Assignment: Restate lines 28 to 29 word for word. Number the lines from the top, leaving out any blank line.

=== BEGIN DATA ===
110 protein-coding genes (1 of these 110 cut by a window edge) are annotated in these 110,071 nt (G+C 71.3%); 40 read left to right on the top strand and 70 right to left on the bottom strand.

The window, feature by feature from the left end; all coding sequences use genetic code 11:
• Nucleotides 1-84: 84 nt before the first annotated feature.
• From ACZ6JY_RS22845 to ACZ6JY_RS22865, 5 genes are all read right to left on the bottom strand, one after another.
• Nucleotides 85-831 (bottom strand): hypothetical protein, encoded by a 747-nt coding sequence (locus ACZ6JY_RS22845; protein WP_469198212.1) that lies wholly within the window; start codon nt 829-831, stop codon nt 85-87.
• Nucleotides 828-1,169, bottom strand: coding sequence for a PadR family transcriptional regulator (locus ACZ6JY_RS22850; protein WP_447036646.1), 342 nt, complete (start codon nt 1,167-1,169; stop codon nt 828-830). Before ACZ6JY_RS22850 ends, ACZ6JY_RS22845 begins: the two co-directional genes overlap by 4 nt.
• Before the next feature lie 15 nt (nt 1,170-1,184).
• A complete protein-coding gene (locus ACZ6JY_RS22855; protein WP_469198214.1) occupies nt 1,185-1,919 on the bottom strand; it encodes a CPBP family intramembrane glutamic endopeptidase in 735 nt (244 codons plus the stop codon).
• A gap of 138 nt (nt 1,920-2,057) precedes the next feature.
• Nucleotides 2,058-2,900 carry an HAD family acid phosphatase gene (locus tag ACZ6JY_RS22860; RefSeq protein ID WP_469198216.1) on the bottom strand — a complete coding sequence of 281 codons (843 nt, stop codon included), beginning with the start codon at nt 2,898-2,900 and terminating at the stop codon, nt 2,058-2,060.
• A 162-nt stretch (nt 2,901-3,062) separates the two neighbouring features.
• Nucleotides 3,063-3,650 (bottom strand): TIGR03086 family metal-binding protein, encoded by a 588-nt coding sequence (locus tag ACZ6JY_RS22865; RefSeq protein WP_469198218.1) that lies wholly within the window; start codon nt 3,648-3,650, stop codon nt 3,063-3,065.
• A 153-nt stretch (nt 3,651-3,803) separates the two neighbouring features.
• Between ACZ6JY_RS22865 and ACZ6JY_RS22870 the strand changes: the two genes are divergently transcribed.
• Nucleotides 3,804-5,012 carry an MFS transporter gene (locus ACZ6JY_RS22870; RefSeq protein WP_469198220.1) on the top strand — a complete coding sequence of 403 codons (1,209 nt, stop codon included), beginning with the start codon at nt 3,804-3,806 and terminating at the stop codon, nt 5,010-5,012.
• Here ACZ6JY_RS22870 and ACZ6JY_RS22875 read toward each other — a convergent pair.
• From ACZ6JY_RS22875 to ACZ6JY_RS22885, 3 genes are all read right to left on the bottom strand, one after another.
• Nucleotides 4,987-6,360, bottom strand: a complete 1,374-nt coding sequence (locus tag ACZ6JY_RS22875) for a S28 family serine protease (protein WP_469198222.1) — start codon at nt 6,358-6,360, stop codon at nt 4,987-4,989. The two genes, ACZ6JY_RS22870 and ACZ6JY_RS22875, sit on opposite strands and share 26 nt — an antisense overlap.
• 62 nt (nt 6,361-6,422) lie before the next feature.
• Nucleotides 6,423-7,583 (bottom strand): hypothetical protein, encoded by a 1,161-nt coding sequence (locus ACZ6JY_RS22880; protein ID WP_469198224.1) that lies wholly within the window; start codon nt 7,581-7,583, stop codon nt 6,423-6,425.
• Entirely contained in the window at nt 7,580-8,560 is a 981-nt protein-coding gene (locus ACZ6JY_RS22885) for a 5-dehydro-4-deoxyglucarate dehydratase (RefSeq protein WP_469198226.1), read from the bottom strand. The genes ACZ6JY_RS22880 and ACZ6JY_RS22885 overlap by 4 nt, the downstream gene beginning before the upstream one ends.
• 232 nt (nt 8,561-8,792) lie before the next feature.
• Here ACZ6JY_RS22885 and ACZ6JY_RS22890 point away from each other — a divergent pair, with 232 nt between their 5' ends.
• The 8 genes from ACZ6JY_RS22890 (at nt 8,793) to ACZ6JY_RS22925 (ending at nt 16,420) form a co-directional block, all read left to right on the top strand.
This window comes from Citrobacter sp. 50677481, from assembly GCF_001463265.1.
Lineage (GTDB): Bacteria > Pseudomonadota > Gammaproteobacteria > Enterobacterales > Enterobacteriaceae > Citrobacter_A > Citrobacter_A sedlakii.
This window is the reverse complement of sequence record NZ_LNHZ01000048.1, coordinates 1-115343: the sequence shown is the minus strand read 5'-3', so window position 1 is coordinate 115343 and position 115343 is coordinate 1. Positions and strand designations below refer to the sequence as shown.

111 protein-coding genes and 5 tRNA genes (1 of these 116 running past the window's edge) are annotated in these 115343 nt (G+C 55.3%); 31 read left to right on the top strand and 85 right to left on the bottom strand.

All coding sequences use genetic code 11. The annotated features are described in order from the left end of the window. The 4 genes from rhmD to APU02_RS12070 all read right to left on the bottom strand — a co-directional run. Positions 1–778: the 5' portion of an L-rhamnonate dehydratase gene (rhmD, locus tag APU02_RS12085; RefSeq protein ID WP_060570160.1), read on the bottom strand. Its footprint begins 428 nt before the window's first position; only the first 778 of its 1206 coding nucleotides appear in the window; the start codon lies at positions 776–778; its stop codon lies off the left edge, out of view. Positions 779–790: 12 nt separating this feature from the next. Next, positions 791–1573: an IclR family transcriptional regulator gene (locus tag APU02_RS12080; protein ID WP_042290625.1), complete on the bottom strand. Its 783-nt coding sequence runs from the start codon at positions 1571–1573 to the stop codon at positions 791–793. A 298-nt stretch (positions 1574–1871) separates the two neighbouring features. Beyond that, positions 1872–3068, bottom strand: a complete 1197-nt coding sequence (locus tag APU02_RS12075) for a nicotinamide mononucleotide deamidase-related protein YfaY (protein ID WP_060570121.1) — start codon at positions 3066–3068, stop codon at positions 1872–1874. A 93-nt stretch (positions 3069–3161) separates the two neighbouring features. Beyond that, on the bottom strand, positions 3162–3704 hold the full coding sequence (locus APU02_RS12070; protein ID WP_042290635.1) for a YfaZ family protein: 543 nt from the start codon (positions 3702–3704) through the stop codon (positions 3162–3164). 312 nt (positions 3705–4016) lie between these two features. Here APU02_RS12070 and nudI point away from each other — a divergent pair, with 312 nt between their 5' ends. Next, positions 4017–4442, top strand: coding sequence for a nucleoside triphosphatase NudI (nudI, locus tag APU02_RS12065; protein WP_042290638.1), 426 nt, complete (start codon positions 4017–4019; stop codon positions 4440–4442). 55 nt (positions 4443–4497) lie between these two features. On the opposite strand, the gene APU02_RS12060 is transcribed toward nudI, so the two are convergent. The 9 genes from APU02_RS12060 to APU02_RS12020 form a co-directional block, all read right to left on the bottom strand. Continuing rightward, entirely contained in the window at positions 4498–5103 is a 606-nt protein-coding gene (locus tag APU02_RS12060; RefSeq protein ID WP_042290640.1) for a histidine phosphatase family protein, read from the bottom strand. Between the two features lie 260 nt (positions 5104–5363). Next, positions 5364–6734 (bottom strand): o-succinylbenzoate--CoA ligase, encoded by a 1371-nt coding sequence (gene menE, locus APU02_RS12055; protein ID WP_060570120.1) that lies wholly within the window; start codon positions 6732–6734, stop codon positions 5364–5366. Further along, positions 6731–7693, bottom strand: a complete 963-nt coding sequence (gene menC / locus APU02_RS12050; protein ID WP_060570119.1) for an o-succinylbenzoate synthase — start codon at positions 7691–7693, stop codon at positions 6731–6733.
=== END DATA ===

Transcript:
111 protein-coding genes and 5 tRNA genes (1 of these 116 running past the window's edge) are annotated in these 115343 nt (G+C 55.3%); 31 read left to right on the top strand and 85 right to left on the bottom strand.

All coding sequences use genetic code 11. The annotated features are described in order from the left end of the window. The 4 genes from rhmD to APU02_RS12070 all read right to left on the bottom strand — a co-directional run. Positions 1–778: the 5' portion of an L-rhamnonate dehydratase gene (rhmD, locus tag APU02_RS12085; RefSeq protein ID WP_060570160.1), read on the bottom strand. Its footprint begins 428 nt before the window's first position; only the first 778 of its 1206 coding nucleotides appear in the window; the start codon lies at positions 776–778; its stop codon lies off the left edge, out of view. Positions 779–790: 12 nt separating this feature from the next. Next, positions 791–1573: an IclR family transcriptional regulator gene (locus tag APU02_RS12080; protein ID WP_042290625.1), complete on the bottom strand. Its 783-nt coding sequence runs from the start codon at positions 1571–1573 to the stop codon at positions 791–793. A 298-nt stretch (positions 1574–1871) separates the two neighbouring features. Beyond that, positions 1872–3068, bottom strand: a complete 1197-nt coding sequence (locus tag APU02_RS12075) for a nicotinamide mononucleotide deamidase-related protein YfaY (protein ID WP_060570121.1) — start codon at positions 3066–3068, stop codon at positions 1872–1874. A 93-nt stretch (positions 3069–3161) separates the two neighbouring features. Beyond that, on the bottom strand, positions 3162–3704 hold the full coding sequence (locus APU02_RS12070; protein ID WP_042290635.1) for a YfaZ family protein: 543 nt from the start codon (positions 3702–3704) through the stop codon (positions 3162–3164). 312 nt (positions 3705–4016) lie between these two features. Here APU02_RS12070 and nudI point away from each other — a divergent pair, with 312 nt between their 5' ends. Next, positions 4017–4442, top strand: coding sequence for a nucleoside triphosphatase NudI (nudI, locus tag APU02_RS12065; protein WP_042290638.1), 426 nt, complete (start codon positions 4017–4019; stop codon positions 4440–4442). 55 nt (positions 4443–4497) lie between these two features. On the opposite strand, the gene APU02_RS12060 is transcribed toward nudI, so the two are convergent. The 9 genes from APU02_RS12060 to APU02_RS12020 form a co-directional block, all read right to left on the bottom strand. Continuing rightward, entirely contained in the window at positions 4498–5103 is a 606-nt protein-coding gene (locus tag APU02_RS12060; RefSeq protein ID WP_042290640.1) for a histidine phosphatase family protein, read from the bottom strand. Between the two features lie 260 nt (positions 5104–5363). Next, positions 5364–6734 (bottom strand): o-succinylbenzoate--CoA ligase, encoded by a 1371-nt coding sequence (gene menE, locus APU02_RS12055; protein ID WP_060570120.1) that lies wholly within the window; start codon positions 6732–6734, stop codon positions 5364–5366. Further along, positions 6731–7693, bottom strand: a complete 963-nt coding sequence (gene menC / locus APU02_RS12050; protein ID WP_060570119.1) for an o-succinylbenzoate synthase — start codon at positions 7691–7693, stop codon at positions 6731–6733.